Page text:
Some Native American tribes have the pipe ceremony. The Japanese have the tea ceremony. And it is this second one that I want to focus on today. The idea of preparing tea and serving guests as ritual to give respect to them has always intrigued me.
Traditionally the Japanese have sacred tools for the tea ceremony. These items are:
- Chakin - Linen or hemp cloth used to wipe the tea bowls
- Chawan - Or tea bowls. They use many different styles of bowls for different events and times of the year
- Chaki - Tea Caddy used to store tea
- Chasaku - Tea scoop; usually carved from a single piece of bamboo, ivory or bone
- Chasen - Bamboo Whisk. Worn out whisks are not just discarded, rather once a year they are all burnt at one time in a sacred manner
- Matcha - Green tea powder
- Fukuska - fine silk cloth used to purify the Chaki and Chasaku
Each guest, following after the host, cleanses themselves from a stone basin set aside for this purpose. The host uses the a fukuska (fine silk cloth) to ritually purify the Chaki and Chasaku. The cloth represents the soul of the host and therefore this is a very important part of the rite. Hot water is put into the tea bowl, the whisk is rinsed. Then the tea bowl are emptied and, with the whisk, are wiped by the Chakin.
Lifting the tea scoop and tea container, the host places three scoops of tea per guest into the tea bowl. Hot water is ladled from the kettle into the teabowl in a quantity sufficient to create a thin paste with the whisk. Additional water is then added to so the paste can be whisked into a thick liquid consistent with pea soup. Unused water in the ladle is returned to the kettle.Then next a thin tea is prepared to cleanse the pallet and signal a return to the normal world and a exit from the world of tea.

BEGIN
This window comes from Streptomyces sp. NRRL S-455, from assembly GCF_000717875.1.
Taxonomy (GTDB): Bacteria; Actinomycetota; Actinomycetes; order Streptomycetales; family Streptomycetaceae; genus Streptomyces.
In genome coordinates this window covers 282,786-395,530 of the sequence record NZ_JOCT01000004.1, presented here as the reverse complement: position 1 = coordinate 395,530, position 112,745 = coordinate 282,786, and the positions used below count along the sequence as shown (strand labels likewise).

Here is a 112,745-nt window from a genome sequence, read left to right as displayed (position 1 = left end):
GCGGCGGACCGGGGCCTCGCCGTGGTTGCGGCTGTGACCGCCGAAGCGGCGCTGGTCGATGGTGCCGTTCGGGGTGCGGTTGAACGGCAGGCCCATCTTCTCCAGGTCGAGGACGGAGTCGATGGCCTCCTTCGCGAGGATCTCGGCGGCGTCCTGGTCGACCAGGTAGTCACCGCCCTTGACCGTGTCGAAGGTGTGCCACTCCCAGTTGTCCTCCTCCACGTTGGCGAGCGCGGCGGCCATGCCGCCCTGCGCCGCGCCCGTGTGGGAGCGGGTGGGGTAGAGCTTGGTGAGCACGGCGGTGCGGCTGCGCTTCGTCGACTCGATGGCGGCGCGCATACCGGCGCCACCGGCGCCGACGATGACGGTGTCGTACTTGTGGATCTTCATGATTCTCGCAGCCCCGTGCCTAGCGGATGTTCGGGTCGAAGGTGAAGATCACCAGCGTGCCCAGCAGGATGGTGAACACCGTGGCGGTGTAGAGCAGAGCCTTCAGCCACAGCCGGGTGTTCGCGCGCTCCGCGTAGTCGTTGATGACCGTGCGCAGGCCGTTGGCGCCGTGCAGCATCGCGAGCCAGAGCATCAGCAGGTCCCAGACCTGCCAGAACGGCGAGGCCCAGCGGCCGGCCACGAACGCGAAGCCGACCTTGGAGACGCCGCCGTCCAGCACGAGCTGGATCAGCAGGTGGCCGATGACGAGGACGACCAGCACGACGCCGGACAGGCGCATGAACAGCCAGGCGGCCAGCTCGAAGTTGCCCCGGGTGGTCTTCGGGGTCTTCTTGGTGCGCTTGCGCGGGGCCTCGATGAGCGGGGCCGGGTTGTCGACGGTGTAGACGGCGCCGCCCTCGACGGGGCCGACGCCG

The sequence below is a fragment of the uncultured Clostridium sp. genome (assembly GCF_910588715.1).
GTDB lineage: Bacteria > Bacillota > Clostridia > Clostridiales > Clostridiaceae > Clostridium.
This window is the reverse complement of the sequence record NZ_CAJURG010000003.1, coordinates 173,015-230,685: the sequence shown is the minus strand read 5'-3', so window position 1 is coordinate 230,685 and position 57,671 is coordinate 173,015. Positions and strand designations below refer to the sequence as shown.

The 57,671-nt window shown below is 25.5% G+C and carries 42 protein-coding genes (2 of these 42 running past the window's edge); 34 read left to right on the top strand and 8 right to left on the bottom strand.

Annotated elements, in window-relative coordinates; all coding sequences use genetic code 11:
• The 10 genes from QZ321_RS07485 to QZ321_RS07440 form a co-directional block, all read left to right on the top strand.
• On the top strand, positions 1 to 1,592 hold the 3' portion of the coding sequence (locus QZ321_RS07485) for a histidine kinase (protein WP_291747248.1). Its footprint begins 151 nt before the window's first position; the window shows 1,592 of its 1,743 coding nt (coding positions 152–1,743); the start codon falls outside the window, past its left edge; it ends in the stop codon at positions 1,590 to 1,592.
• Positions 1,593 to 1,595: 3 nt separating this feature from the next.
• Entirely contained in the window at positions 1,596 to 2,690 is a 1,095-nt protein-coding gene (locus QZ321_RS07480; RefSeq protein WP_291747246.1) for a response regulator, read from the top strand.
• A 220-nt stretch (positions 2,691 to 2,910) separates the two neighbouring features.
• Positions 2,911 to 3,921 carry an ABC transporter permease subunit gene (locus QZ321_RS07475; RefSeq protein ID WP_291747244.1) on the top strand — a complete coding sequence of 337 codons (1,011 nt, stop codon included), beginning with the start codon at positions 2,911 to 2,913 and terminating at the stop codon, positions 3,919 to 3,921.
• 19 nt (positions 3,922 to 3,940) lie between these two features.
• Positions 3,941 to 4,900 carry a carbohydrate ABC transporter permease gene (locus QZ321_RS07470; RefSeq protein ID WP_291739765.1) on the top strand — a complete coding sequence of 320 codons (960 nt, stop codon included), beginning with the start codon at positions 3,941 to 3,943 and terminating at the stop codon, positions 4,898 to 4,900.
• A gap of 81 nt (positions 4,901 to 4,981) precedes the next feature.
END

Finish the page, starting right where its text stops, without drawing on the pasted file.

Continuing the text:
The host passes the tea bowl to the main guest who bows in accepting it. The bowl is raised and rotate in the hand to be admired. The guest then drinks some of the tea, wipes the rim of the bowl, and passes the bowl to the next guest who does the same as the main guest.
When the guests have all tasted the tea the bowl is returned to the host who rinses it. The whisk is rinsed and the tea scoop and the tea container cleaned.
As you can see this ritual can be adapted, or used as is, in a ritual setting within the confines of a Wiccan circle.
Here is a video that shows more information on the tea ceremony.
Some of the above info was quoted from holymtn.com. Check there for more information as well.
And of course comment and let me know what you think about this ceremony.